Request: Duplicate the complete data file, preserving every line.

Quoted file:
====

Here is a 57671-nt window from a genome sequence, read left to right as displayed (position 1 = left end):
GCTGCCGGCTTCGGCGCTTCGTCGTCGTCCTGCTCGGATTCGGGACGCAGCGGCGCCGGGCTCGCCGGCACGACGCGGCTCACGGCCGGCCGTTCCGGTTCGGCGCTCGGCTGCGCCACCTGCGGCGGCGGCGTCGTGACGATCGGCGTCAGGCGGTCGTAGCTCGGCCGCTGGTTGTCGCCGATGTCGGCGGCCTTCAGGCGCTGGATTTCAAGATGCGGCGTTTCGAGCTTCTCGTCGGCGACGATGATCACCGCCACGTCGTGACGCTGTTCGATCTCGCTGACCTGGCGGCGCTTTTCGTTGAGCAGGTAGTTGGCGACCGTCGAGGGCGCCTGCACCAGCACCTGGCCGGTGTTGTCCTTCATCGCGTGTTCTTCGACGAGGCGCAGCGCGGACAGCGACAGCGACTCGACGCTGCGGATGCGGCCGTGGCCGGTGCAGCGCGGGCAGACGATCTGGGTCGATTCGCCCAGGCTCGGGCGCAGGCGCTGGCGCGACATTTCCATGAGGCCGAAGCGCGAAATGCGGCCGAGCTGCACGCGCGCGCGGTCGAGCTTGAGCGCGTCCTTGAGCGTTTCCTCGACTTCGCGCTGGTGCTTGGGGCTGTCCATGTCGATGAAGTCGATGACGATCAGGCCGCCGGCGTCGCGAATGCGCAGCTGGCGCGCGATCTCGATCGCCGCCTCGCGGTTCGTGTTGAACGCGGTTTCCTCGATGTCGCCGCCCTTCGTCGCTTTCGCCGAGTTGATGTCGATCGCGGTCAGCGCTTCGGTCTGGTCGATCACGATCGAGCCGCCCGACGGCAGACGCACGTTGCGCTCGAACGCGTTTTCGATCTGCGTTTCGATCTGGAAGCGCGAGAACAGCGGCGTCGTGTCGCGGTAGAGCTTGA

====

Here is a 57671-nt window from a genome sequence, read left to right as displayed (position 1 = left end):
GCTGCCGGCTTCGGCGCTTCGTCGTCGTCCTGCTCGGATTCGGGACGCAGCGGCGCCGGGCTCGCCGGCACGACGCGGCTCACGGCCGGCCGTTCCGGTTCGGCGCTCGGCTGCGCCACCTGCGGCGGCGGCGTCGTGACGATCGGCGTCAGGCGGTCGTAGCTCGGCCGCTGGTTGTCGCCGATGTCGGCGGCCTTCAGGCGCTGGATTTCAAGATGCGGCGTTTCGAGCTTCTCGTCGGCGACGATGATCACCGCCACGTCGTGACGCTGTTCGATCTCGCTGACCTGGCGGCGCTTTTCGTTGAGCAGGTAGTTGGCGACCGTCGAGGGCGCCTGCACCAGCACCTGGCCGGTGTTGTCCTTCATCGCGTGTTCTTCGACGAGGCGCAGCGCGGACAGCGACAGCGACTCGACGCTGCGGATGCGGCCGTGGCCGGTGCAGCGCGGGCAGACGATCTGGGTCGATTCGCCCAGGCTCGGGCGCAGGCGCTGGCGCGACATTTCCATGAGGCCGAAGCGCGAAATGCGGCCGAGCTGCACGCGCGCGCGGTCGAGCTTGAGCGCGTCCTTGAGCGTTTCCTCGACTTCGCGCTGGTGCTTGGGGCTGTCCATGTCGATGAAGTCGATGACGATCAGGCCGCCGGCGTCGCGAATGCGCAGCTGGCGCGCGATCTCGATCGCCGCCTCGCGGTTCGTGTTGAACGCGGTTTCCTCGATGTCGCCGCCCTTCGTCGCTTTCGCCGAGTTGATGTCGATCGCGGTCAGCGCTTCGGTCTGGTCGATCACGATCGAGCCGCCCGACGGCAGACGCACGTTGCGCTCGAACGCGTTTTCGATCTGCGTTTCGATCTGGAAGCGCGAGAACAGCGGCGTCGTGTCGCGGTAGAGCTTGA